Stories on the streets
Grimy, with eyes sunk deep into his face yet with an intensity showing through the unkempt hair, his hand outstretched. This was the face that greeted me upon leaving the theater, muttering yet making such direct eye contact. These are the faces that greet us as we move through the city, and we try not to notice them. These are the faces whose stories we'd rather not hear. These are the homeless.
I had flown west for a few days to visit friends in the Napa Valley. Knowing I'd want a fix of culture upon fleeing my provincial small midwestern town, they'd acquired another ticket for a play at the ACT in San Francisco's theater district, "The Voysey Inheritance." The play, David Mamet's adaptation of a 1905 play by Harley Granville-Barker, revolved around the dilemma of Edward Voysey. Inheriting the family business, he realized he'd also inherited the family thievery, as client accounts were pilfered over the years in failed investment schemes. As Edward tries to wrestle with time in his efforts to make things right for his clients, he comes to realize that no one else in the family seems bothered by this legacy. In other words, the play was in part a story of wealth and privilege, privilege extending to allow the rich to play by different rules. Well done, with, as playwright Mamet comments in his notes, new questions to ponder.
The question I'm left pondering does not arise directly from the play itself, but a juxtaposition of events. Leaving the theater and walking into the wonderful early spring day, we moved along in the happy jumble of theater-goers discussing where to get the after theater drink or mocha. Two doors down, those eyes lock sights with us. Just behind me, another theatergoer speaking loudly says to her companions, "Homeless guy on the right!" and continued in that same loud voice to make degrading remarks. My immediate reaction was two-fold; first, he's without a home but not necessarily without hearing, and second, what was one of the themes we just saw play out on stage?
I commented on the second reaction to my friends, who agreed that a point was missed or ignored. I don't think we talked much more about that incident during my visit, though we certainly covered other ground on related topics.
Returning home, those eyes and that face and the entire incident, while not quite haunting me, have wandered in and out of my thoughts. As I've played and replayed the incident and my thoughts, I've come to realize that what I find most degrading in the behavior of that theatergoer is her absolute lack of any obvious desire to consider that man's story. Dirty, homeless and marginal, he is still a fellow human. What is the story he would tell us about his journey to that street in San Francisco on a sunny spring day, asking for handouts? Can we assume that his situation is completely the result of poor life choices? I think we'd like to think so, as it makes it easier for us to ignore and avoid contact this way.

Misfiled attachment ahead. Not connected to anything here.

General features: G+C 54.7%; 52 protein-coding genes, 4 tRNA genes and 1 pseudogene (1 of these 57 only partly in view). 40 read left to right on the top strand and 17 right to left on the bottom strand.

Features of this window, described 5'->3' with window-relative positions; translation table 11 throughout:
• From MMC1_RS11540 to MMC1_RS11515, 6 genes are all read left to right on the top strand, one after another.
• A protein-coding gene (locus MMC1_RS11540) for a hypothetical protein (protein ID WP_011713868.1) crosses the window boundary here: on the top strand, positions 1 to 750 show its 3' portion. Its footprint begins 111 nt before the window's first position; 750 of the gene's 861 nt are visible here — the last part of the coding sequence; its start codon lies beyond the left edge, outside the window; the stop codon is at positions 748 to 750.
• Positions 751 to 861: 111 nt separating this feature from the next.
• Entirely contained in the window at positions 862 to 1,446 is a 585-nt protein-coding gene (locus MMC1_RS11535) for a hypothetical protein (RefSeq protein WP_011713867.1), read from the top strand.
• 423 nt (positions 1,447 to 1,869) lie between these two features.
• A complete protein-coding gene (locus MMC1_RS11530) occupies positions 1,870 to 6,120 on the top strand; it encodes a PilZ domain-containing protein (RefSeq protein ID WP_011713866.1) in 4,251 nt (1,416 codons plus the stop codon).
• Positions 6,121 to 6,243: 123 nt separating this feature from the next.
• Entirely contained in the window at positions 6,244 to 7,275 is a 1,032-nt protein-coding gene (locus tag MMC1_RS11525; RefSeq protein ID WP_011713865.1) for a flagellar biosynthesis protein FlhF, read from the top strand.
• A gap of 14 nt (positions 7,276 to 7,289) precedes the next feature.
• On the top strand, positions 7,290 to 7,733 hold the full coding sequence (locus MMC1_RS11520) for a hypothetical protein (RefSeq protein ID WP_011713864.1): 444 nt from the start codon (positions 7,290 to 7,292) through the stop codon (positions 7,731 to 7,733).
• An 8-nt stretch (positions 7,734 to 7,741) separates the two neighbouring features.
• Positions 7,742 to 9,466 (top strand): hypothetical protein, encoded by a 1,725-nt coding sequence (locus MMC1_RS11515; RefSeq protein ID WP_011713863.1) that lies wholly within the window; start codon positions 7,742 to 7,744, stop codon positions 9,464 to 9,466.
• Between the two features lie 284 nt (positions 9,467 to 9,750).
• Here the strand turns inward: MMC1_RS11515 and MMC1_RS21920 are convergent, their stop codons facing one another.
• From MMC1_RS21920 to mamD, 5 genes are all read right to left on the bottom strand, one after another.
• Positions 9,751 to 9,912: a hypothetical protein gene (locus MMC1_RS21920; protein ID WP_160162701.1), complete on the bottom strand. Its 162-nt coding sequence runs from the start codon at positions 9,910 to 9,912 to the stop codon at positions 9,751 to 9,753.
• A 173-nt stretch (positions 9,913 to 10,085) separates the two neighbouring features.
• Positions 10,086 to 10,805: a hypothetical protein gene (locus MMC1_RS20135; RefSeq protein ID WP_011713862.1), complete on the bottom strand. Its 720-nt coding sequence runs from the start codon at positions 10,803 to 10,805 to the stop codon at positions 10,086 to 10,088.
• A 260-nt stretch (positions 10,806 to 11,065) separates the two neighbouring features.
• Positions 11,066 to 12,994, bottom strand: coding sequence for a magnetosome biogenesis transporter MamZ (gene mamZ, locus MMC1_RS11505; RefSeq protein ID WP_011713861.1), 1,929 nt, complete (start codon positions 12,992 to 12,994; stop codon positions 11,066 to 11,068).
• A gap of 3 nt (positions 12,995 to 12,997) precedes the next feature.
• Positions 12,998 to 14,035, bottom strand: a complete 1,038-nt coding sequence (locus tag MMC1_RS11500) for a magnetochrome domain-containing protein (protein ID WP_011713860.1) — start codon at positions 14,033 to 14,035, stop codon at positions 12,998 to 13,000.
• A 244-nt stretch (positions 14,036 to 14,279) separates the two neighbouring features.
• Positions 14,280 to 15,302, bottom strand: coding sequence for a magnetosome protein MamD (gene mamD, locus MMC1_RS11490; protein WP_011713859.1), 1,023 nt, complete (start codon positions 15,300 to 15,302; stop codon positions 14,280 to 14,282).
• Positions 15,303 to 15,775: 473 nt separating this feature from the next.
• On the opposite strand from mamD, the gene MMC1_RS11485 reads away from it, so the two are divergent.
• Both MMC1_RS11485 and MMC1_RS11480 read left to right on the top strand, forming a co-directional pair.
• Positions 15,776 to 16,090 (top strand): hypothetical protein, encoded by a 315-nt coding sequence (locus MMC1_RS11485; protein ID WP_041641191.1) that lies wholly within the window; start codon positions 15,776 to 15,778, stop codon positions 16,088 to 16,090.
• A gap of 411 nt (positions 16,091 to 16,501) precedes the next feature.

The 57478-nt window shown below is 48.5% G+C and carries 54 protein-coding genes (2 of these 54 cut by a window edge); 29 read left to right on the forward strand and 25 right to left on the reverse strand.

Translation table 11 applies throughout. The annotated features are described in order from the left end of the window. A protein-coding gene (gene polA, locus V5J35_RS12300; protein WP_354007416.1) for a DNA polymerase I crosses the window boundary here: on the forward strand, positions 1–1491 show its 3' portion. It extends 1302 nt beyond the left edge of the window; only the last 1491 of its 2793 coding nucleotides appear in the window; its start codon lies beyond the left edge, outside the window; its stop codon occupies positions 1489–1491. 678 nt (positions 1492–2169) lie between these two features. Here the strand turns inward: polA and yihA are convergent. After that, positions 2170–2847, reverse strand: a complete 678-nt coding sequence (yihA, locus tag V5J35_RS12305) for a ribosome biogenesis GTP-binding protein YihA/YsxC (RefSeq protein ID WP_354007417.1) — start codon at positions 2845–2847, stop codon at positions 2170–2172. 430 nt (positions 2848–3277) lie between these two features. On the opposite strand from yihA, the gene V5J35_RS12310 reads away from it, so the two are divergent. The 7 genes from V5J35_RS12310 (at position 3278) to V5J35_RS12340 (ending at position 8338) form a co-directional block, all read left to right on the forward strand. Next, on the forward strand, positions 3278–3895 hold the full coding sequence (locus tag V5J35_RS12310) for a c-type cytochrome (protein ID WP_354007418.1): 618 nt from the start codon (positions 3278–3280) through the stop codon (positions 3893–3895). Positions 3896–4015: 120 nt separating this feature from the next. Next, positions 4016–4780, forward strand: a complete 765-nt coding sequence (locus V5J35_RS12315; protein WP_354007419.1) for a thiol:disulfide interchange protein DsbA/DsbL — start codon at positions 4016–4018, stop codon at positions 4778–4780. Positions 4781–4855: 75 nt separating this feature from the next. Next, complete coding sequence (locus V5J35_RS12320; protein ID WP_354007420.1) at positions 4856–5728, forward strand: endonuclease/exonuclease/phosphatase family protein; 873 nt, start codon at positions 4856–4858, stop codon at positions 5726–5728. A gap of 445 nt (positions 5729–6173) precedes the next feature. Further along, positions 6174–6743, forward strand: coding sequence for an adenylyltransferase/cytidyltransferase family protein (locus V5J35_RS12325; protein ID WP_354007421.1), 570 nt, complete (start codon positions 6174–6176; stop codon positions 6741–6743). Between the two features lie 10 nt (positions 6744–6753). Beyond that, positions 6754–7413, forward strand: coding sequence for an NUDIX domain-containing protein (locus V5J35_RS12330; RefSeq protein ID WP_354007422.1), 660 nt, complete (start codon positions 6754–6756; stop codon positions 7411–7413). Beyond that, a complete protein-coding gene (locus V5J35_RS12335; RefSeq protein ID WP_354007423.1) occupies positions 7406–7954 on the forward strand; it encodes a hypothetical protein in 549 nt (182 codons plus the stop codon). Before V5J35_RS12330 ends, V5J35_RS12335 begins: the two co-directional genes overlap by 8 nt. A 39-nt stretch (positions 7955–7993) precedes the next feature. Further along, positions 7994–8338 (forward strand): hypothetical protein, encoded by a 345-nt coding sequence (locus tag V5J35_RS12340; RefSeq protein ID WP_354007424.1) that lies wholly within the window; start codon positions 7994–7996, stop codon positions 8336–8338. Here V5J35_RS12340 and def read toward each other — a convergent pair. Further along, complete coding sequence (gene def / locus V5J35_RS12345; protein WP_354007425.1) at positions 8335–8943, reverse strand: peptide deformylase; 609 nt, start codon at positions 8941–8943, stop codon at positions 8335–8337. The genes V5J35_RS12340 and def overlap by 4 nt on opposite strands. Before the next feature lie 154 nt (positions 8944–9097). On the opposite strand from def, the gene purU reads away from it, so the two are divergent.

Is it possible, though, that maybe his situation could be not so far from that of some of us? Could it be a case of mental illness left without a safety net as the social service system becomes overburdened and underfunded? Perhaps he served in the Gulf War and returned with Gulf War Syndrome, turning to substances to dull the nightmares? We don't know, and we don't want to know.
The question becomes, why don't we want to know his story? Is it because by knowing, we have to acknowledge his humanity, placing him on equal footing with any of the rest of us?
This man appeared to be one of the extremes, but in my visits at Place of Grace, mentioned in another entry here, I've come to learn that appearances are sometimes deceiving when it comes to the poor or homeless. Mothers who were waitresses, former soldiers, young families, they all bring their faces and their stories to us. If we listen, maybe we'll start to understand their stories and how perhaps we might begin to change the stories to have happy endings. If we listen, maybe we'll start to understand there is no longer just "them." Perhaps we'll understand we're just "human beings all."
What is this man's story? I'll never know. I didn't ask him. I'm not sure he'd have been capable of telling me at that moment in time. What I know is this: instead of looking away and pretending he didn't exist, I returned his gaze. I'd like to know his story.